An unprepared nation
President Roosevelt was very concerned about the lack of preparedness of the United States if it were drawn into another war. The effects of the Depression were still plaguing U.S. society in 1940. Nine million workers remained unemployed. Social unrest grew as the economy continued to languish. Many jobless Americans had packed up their families and taken to the road, looking for work and better times. However, they often found themselves unwelcome in new places because local job competition was fierce. Racial discrimination worsened as whites increasingly competed with black Americans for the precious few jobs traditionally held by blacks such as doormen and hotel elevator operators. Laborers struggled for greater recognition from management for their newly formed and expanded unions, labor organizations formed by workers to press management for improved working conditions and pay. A wave of labor strikes, incidences whereby workers refused to work until their demands for better pay or work conditions were met by management, occurred in 1937: Workers quit working but remained at their workstations, hoping to force management to recognize their concerns. These "sit-down" strikes involved some four hundred thousand workers. Some work stoppages turned into violent clashes with armed company guards. In one case, police fired into a crowd outside a Chicago steel mill, killing ten. Given all these events, Roosevelt knew that unifying the nation for possible involvement in another European war would be challenging. Besides rejuvenating the country's industrial productivity, he also needed to unite Americans to support a common cause.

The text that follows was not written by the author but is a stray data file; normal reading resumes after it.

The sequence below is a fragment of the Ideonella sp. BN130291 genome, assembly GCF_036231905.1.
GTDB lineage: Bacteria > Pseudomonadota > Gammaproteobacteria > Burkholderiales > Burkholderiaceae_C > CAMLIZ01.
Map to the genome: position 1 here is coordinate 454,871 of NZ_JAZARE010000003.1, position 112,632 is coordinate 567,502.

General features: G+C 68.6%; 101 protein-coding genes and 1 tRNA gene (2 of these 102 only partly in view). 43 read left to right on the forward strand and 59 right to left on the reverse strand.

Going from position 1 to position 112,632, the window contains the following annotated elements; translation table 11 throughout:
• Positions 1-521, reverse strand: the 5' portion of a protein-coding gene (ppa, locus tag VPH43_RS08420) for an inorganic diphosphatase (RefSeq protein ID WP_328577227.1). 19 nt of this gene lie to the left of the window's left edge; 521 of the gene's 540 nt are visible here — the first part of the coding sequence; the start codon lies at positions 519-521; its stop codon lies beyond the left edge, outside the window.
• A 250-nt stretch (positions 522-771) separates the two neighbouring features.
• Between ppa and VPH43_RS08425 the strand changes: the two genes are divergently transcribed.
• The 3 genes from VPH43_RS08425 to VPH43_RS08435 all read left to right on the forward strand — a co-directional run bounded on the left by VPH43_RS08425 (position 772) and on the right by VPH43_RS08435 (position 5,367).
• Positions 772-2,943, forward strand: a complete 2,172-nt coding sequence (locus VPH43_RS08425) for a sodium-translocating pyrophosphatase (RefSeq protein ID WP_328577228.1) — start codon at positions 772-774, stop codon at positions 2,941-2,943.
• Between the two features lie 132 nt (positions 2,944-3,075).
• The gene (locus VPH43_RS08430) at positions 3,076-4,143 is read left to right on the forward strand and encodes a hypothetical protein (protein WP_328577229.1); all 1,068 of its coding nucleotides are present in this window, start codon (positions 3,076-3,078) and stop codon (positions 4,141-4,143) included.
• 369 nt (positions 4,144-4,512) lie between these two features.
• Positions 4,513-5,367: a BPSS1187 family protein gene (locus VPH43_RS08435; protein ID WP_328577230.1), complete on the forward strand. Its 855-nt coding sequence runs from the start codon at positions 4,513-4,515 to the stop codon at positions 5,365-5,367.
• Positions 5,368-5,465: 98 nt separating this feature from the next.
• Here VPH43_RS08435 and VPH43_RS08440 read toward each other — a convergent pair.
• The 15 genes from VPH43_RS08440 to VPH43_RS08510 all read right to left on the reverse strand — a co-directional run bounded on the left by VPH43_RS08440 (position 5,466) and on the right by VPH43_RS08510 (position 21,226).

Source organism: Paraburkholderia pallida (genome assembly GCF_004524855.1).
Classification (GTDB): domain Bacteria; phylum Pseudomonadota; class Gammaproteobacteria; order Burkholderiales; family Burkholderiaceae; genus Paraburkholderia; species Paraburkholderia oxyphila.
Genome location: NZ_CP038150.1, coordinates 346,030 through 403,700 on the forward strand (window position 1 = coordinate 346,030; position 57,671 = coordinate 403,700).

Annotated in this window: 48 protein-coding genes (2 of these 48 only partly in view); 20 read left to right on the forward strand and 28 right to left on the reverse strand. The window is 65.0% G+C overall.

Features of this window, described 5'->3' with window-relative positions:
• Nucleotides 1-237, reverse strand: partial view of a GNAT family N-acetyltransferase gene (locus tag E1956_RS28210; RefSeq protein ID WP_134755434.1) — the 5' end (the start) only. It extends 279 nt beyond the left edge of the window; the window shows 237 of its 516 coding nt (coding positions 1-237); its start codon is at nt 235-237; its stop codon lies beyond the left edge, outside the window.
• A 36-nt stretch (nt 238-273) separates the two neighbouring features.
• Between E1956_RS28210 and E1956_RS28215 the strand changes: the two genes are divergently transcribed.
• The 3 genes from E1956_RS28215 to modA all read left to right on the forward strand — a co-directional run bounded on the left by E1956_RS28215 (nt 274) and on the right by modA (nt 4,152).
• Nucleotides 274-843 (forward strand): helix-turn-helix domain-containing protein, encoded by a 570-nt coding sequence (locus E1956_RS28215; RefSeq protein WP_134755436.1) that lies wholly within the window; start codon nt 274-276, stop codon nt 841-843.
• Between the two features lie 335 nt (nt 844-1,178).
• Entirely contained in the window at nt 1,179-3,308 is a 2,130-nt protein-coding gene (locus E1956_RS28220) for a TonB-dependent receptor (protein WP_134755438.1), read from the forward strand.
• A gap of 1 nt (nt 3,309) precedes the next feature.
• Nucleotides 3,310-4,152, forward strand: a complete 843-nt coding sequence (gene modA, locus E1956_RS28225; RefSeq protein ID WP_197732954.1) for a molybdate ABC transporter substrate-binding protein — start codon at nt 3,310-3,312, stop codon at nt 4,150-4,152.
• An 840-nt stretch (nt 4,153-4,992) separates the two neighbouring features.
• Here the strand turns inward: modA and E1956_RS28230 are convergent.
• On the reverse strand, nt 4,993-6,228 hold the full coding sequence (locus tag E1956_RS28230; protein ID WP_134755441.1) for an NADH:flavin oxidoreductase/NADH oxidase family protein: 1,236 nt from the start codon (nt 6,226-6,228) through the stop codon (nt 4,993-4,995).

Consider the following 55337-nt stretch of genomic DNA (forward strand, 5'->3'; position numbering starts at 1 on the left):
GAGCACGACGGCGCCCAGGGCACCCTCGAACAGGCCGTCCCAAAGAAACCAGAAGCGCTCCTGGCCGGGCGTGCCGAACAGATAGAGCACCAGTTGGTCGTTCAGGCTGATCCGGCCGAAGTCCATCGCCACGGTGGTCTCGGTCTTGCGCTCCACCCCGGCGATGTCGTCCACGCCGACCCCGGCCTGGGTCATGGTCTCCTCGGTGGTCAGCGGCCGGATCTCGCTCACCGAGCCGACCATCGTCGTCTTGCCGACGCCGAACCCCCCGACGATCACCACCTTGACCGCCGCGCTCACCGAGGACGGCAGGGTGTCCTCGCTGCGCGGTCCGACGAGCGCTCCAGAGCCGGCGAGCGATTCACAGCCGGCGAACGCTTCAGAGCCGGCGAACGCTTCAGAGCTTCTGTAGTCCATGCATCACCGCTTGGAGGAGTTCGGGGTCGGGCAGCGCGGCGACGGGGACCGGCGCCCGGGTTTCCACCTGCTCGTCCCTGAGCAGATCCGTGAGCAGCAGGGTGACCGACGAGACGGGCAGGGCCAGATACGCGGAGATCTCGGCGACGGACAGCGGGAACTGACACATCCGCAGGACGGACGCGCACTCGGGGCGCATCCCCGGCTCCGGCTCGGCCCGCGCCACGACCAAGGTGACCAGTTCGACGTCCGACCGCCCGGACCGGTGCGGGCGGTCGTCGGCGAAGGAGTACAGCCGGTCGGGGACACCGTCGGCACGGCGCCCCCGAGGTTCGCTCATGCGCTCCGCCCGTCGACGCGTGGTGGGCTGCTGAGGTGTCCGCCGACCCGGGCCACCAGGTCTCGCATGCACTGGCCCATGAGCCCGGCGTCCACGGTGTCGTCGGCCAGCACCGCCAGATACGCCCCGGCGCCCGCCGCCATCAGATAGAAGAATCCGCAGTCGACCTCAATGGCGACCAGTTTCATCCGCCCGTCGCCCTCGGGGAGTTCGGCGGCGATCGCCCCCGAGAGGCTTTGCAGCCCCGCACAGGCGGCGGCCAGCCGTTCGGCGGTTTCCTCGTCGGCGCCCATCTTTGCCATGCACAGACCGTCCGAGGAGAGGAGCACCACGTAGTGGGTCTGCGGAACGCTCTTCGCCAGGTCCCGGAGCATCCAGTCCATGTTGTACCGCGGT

The U.S. population was largely reluctant to get involved in another European war. U.S. involvement in World War I had been unpopular among many Americans. The great number of casualties and the use of chemical weapons horrified people on the home front. Many Americans preferred a policy of isolationism; that is, they wanted the United States to avoid any formal foreign commitments and involvement in foreign conflicts. This sentiment posed a major obstacle for Roosevelt as he prepared to mobilize the home front.
Adding to Roosevelt's obstacles, business leaders and an increasingly conservative Congress were unhappy with the government growth that had occurred during the Great Depression, particularly the growth of federal agencies designed to regulate the U.S. economy. By 1937 they had gathered enough strength to block any new government programs proposed under Roosevelt's New Deal. (The New Deal was the name given to a collection of programs initiated by the Roosevelt administration to help America recover from the Depression.) When Roosevelt began arguing for war preparedness, U.S. businessmen and Congress feared that the president's early mobilization efforts would involve more governmental controls over private business.
Plans to mobilize